A perspective from Oregon’s mid-Willamette Valley

Finally, a new Albany pot ordinance!

Written December 8th, 2016 by Hasso Hering
At half past midnight, the council took a break so City Attorney Sean Kidd could draft the pot ordinance that finally passed.

At half past midnight Thursday, the council took a break so City Attorney Sean Kidd could draft the pot ordinance that finally passed.

Just before 1 this morning, after a marathon session that the mayor said was the second-longest of her tenure, the Albany City Council passed an ordinance that allows existing medical dispensaries to seek state licenses as recreational marijuana retail stores.

All four council members present voted for the compromise measure, as did Bessie Johnson, who participated by phone. Councilor Dick Olsen was absent in an apparent attempt to thwart passage of the far more restrictive ordinance that had been on the agenda.

The new law takes effect immediately, and city officials said that today they would start issuing “land use compatibility statements” required before the Oregon Liquor Control Commission will process license applications by would-be recreational pot businesses. Three of Albany’s medical pot dispensaries have asked for those statements so they can become recreational retailers.

One of them went to Circuit Court Tuesday to compel the city to issue the land use statement, and a hearing on the suit for a writ of mandamus is scheduled Friday afternoon before Circuit Judge Dan Murphy. But the issue now is apparently moot since the city will issue the land use statements without being compelled.

Wednesday’s marijuana debate spilled over into Thursday morning because it didn’t even begin until 10:35 p.m. Starting at 7:15, the council had busied itself with a slew of routine business before launching into the main event.

The ordinance on the agenda would have banned recreational marijuana businesses including retail shops almost everywhere in town by saying they could not be within 300 feet of properties in residential and several other zones, with the distance measured from property line to property line. The final version approved 5-0 retains those restrictions for pot producers, processors and wholesalers. But it removes retailers, leaving them subject to a city law passed more than a year ago. That law has the same 300-foot limit, but the city has measured the distance not from the boundary line of the property but from the actual marijuana facility. That allowed for some room for the existing dispensaries to set up, and they can now, if they want, become recreational retailers as well. So can others similarly situated.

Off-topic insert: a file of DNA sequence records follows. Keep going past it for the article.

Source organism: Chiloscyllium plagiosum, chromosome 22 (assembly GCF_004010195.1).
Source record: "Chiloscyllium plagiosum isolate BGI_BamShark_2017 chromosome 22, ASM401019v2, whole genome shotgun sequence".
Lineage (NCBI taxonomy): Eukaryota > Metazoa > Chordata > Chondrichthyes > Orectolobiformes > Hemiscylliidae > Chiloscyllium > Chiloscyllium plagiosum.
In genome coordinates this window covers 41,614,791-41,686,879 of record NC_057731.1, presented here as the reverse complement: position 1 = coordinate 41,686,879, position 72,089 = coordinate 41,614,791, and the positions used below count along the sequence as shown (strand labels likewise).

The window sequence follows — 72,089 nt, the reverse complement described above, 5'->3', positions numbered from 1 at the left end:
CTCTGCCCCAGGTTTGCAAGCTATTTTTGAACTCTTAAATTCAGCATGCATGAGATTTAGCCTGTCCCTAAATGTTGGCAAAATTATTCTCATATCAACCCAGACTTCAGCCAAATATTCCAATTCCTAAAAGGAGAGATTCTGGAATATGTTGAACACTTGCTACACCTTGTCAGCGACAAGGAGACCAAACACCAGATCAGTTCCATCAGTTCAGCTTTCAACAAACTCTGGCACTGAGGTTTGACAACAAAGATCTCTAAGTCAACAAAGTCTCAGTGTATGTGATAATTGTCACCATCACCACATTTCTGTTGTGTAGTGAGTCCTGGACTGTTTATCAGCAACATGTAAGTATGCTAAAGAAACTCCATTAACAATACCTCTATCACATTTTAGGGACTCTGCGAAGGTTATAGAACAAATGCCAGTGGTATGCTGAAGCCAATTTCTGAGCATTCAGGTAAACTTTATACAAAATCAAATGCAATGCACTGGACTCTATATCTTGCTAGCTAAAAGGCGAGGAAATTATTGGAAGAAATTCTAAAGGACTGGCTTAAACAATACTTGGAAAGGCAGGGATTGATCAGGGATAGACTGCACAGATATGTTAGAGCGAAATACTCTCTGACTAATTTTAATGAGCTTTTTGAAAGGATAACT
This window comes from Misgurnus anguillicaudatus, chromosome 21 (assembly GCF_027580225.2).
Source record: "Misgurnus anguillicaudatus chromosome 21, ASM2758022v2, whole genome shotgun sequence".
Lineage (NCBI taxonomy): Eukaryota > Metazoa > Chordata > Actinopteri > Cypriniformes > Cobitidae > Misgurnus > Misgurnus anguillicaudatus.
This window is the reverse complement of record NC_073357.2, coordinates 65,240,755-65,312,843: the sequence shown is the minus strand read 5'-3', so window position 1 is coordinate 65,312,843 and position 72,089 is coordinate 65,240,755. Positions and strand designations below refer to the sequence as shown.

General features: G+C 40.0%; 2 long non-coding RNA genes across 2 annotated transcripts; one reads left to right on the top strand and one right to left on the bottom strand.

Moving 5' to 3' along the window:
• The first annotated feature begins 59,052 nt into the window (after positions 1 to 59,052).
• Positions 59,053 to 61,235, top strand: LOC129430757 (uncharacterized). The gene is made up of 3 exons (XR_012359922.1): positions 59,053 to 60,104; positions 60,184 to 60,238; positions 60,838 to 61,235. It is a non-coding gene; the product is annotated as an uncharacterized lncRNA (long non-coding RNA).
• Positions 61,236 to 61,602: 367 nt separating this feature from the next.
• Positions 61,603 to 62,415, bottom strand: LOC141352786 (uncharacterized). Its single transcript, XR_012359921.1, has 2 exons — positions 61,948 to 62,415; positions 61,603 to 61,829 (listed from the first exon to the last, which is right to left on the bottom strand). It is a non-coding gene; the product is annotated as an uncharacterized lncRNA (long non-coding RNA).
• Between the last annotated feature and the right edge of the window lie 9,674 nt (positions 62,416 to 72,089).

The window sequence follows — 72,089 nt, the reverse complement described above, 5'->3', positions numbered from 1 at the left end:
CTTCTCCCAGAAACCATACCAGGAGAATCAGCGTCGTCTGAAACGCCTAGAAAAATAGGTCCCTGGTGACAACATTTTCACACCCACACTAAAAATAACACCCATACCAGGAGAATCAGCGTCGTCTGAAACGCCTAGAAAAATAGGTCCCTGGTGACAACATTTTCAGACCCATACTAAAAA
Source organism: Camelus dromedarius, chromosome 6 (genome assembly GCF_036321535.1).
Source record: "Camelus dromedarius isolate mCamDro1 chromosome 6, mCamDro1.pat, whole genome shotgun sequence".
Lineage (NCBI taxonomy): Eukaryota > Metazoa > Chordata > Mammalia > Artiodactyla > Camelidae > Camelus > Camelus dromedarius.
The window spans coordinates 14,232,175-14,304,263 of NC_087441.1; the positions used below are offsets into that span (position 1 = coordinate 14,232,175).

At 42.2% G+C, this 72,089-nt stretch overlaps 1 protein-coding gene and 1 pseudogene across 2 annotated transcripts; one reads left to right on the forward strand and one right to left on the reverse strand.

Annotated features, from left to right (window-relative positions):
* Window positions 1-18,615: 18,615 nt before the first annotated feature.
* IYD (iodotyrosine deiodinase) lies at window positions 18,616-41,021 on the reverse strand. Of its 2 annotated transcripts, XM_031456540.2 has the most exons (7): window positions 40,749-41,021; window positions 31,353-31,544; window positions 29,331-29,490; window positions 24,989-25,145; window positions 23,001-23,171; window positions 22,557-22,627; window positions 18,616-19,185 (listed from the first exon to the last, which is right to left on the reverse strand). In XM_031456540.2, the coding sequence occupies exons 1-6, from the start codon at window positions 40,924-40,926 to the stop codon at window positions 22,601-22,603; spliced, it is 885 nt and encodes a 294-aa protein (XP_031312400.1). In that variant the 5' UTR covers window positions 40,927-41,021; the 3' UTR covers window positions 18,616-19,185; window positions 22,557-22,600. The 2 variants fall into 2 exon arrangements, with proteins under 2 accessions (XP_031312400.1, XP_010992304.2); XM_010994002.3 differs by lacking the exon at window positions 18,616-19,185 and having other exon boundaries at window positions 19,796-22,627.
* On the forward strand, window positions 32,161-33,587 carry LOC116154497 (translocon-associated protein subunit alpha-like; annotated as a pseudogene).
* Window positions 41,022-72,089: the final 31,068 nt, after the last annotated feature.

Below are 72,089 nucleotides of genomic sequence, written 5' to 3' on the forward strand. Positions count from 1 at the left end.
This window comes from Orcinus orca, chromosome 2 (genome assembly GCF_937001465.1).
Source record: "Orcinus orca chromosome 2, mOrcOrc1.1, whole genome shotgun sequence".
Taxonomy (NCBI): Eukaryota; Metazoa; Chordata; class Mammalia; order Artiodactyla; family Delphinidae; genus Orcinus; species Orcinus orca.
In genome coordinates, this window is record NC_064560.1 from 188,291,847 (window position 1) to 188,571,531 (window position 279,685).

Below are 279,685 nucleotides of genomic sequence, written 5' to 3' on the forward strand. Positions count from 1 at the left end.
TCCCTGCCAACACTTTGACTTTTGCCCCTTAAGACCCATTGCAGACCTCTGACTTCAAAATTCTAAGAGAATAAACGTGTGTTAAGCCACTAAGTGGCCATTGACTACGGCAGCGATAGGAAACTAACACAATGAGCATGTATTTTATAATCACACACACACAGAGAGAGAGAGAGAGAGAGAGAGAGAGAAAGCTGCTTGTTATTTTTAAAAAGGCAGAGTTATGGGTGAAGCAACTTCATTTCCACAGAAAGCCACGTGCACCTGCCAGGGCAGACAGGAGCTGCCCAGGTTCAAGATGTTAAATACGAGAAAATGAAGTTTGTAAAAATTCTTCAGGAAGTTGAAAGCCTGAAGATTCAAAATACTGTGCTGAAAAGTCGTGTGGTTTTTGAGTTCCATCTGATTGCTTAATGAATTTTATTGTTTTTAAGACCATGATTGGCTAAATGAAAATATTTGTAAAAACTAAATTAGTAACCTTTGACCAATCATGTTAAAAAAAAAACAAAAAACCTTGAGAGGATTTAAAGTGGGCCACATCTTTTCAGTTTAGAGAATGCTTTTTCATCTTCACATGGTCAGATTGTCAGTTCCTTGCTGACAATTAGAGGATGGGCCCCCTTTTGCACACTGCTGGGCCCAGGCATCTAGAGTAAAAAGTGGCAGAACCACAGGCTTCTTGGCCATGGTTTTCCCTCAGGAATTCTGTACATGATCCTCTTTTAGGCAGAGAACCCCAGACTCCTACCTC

Retailers must still pay the city an annual fee in an amount yet to be determined by the council. That’s in addition to the state licensing and other fees. The adopted law also requires marijuana producers and processors to “be located in a fully enclosed facility.” Some councilors had worried about odors from outdoor grows. (hh)





9 responses to “Finally, a new Albany pot ordinance!”

  1. Diana Roe says:

    Finally, Albany decides to do what its voters have asked for. I was beginning to think our only hope was to vote out our poorly high school educated city council and get some real politicians in there with at least 2 year degrees!

  2. John Hartman says:

    Let the Council’s recent reticence be remembered. Like dead fish, the Albany City Council’s foot dragging on a rather simple issue was beginning to stink. So much so that it only took until 1AM to cut a deal.

    Now, perhaps the City’s Overlords will move onto more important matters: namely the spate of illegal tows certain to occur near and around The Carousel once the merry go round starts spinning.

    • hj.anony1 says:

      That carousel is really starting to stand tall. I had not been to the post office in some time so imagine my ahhh driving West on 1st. Easy to see a dome forming or more of a top hat. Made me smile.